Flexibility in pricing models

While usage-based pricing is here to stay, there’s no one single way to implement it. Take AI technology companies: they often use a credit burndown model where users pre-purchase credits for tasks. Marketing or DevOps tools, on the other hand, might invoice you monthly based on your actual usage. 

Then there are the other subsets of usage-based pricing like fixed tiers with monthly overages, volume-based (or quantity-discount) pricing, and so on. This means endless ways to add usage-based components to your pricing strategy. 

Here’s an example — Replit (an AI-powered DevOps tool), comes with fixed tiers that include a certain amount of credits. If you burn your credits, you'll be charged extra at the end of your billing cycle. That’s tiered, credits, and overages — all in one pricing strategy.

Replit’s CEO explaining their pricing model (Source)

So ensure that the tool you pick supports all pricing models. That way, you can go all in on your pricing strategy without worrying about your billing system holding you back. 

Real-time usage tracking

Billing systems typically approach usage tracking and data aggregation in two different ways:

  • Linear — where metering is tightly integrated with pricing and you’ll have to aggregate usage data at the source before sending it to your billing tool.
  • Decoupled — where both metering and billing are considered separate entities so you can send raw usage data to your billing system in real-time. 

We suggest the second approach because it gives you real-time access to usage data — which, in turn, can help you provide your customers with a usage-tracking dashboard, so they can monitor their usage and avoid ‘bill shock’ on invoice day.  


No-code/low-code tools

This one’s especially important for early-stage startups. Choose a billing system that provides out-of-the-box data syncing capabilities, automations, and API support.


Some key features include drag-and-drop pricing and contract designers, direct (or API-supported) integrations with data sources, and automated subscription management. This can free up both your finance and engineering teams’ bandwidths. 

Why you should give Zenskar a try

While SaaS companies with just about any pricing model will benefit from a flexible billing system, it’s non-negotiable if you have usage-based pricing components. This is especially true for SaaS companies that use custom contracts or run frequent pricing experiments.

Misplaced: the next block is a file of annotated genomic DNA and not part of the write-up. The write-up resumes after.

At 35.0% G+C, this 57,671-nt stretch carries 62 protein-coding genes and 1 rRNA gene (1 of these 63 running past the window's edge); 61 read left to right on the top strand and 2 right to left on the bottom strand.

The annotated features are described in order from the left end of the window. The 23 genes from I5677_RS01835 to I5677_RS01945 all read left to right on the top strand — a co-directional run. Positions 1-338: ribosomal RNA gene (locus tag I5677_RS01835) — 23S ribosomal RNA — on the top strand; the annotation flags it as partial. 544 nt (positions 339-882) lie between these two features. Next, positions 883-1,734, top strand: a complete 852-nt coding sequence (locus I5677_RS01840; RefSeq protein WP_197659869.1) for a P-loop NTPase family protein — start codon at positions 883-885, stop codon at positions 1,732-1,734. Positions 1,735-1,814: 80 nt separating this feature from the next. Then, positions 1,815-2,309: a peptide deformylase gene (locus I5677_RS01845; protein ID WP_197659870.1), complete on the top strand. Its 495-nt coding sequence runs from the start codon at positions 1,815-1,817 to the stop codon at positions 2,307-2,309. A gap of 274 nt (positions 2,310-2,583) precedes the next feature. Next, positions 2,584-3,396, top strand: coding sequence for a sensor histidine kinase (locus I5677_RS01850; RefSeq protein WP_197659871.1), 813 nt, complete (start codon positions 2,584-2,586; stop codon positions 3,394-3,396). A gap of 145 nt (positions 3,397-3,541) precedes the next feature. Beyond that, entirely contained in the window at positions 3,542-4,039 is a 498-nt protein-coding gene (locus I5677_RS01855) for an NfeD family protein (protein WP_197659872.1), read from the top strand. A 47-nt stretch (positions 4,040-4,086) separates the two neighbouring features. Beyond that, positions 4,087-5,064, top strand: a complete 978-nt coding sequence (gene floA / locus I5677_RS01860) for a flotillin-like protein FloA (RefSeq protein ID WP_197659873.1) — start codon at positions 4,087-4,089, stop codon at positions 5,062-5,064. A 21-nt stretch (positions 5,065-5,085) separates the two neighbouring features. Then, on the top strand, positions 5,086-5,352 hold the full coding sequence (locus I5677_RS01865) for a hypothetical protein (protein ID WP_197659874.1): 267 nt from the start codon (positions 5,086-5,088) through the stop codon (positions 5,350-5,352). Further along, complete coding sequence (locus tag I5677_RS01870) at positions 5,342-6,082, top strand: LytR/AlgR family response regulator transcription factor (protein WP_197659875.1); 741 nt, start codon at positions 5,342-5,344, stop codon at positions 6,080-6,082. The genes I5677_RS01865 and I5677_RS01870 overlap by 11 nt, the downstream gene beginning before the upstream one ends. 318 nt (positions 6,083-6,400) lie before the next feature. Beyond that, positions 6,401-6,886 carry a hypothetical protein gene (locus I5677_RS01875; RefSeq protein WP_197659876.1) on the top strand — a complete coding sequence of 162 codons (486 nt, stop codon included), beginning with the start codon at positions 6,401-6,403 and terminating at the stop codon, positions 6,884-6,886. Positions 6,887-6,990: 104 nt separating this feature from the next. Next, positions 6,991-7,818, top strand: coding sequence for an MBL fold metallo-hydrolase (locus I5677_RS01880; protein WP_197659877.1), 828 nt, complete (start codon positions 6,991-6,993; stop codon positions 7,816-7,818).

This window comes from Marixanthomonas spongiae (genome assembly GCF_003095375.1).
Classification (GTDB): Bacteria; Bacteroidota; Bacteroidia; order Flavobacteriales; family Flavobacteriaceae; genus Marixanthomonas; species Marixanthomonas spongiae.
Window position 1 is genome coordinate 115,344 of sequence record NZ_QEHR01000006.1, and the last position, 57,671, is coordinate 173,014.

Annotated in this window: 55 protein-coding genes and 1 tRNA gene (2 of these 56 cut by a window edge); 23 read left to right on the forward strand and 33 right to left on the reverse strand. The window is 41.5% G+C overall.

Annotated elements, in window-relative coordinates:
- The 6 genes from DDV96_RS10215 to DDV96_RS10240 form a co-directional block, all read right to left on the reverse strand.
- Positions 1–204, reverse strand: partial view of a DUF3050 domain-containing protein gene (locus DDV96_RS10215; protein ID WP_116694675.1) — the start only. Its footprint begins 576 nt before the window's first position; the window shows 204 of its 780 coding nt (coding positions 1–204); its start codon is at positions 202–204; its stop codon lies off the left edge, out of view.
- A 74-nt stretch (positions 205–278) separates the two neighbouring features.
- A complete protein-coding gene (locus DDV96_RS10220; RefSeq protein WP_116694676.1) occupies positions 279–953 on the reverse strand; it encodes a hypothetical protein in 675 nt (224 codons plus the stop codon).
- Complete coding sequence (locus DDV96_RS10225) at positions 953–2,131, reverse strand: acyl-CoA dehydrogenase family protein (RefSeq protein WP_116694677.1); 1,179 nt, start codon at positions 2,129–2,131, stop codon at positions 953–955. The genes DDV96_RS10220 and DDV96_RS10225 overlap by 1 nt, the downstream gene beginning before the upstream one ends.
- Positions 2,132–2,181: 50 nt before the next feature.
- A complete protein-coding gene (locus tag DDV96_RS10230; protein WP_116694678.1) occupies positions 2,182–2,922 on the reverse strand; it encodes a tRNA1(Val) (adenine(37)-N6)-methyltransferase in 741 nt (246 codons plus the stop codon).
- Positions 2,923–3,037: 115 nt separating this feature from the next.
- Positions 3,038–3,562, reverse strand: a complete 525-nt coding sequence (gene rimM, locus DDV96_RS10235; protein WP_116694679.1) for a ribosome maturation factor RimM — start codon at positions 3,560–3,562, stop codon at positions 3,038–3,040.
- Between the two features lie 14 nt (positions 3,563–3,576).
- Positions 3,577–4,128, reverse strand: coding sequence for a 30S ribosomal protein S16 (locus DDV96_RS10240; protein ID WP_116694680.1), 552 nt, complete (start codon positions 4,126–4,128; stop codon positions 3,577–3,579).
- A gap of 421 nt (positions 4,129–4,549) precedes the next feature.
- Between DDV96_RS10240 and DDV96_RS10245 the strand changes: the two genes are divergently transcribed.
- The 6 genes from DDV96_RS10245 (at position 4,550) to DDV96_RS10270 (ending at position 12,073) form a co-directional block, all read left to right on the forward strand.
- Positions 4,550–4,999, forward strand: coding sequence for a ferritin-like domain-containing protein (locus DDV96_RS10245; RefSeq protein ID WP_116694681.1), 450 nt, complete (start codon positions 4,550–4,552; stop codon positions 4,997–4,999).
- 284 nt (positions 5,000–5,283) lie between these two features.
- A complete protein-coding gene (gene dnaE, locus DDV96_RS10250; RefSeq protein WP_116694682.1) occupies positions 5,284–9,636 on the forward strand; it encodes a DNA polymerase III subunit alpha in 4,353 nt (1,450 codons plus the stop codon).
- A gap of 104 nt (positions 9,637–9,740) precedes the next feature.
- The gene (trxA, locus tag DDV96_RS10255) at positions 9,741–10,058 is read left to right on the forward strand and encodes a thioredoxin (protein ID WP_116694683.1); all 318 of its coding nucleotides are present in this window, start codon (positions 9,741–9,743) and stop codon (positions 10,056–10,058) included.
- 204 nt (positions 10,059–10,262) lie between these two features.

Here’s where Zenskar truly excels. Its event-based usage tracking model allows you to separate metering from billing — so you get the freedom to experiment with different pricing models, create any type of pricing model, and add usage data to invoices.  

Plus, at Zenskar, we’ve got you covered, right from the moment you sign up for a sandbox account — 24/7 support, a dedicated customer success representative, migration support, custom integrations and so much more.

Curious to learn more? Book a demo and we’ll show you how Zenskar’s billing system can help you maintain complete billing flexibility — with zero developer dependence.

Frequently asked questions (FAQs)

1. How much does usage-based billing software cost?

The average cost of a usage-based billing software in 2024 is about $5,000 per year. This cost can vary and go only upwards with additional usage and add-ons. However, usage-based billing systems typically have two components in their pricing: usage charges and/or platform fees. Zenskar’s value-based pricing model, for example, calculates your subscription fee based on usage metrics like the number of customers, invoices, and collections. 

Others like Chargebee and Stripe might also charge a platform fee (either tiered or commission-based) on top of your usage charges.

2. What is the difference between billing and metering?

Metering tracks how much of a software service a customer uses — like the number of bills processed or invoices generated, whereas Billing is the process of calculating a customer's fees based on their metered usage.

Billing and metering are two interconnected parts that define how you charge customers in usage-based pricing models. 

Put simply, metering provides the usage data and billing uses that data to calculate the final cost.

3. What are the challenges of consumption-based billing in SaaS?

Consumption-based (or usage-based) billing is considered one of the most flexible and transparent ways of charging customers. However, it’s not without its challenges. Here are some that you might encounter:

  • Since usage can be unpredictable (with some users actively working to reduce it), it's tough to predict income.
  • While basic usage metering is straightforward, integrating complex pricing models — like hybrid or multi-attribute — can significantly increase technical complexity.
  • For hybrid models, finding the right balance between per-unit and tiered pricing can be an added complication.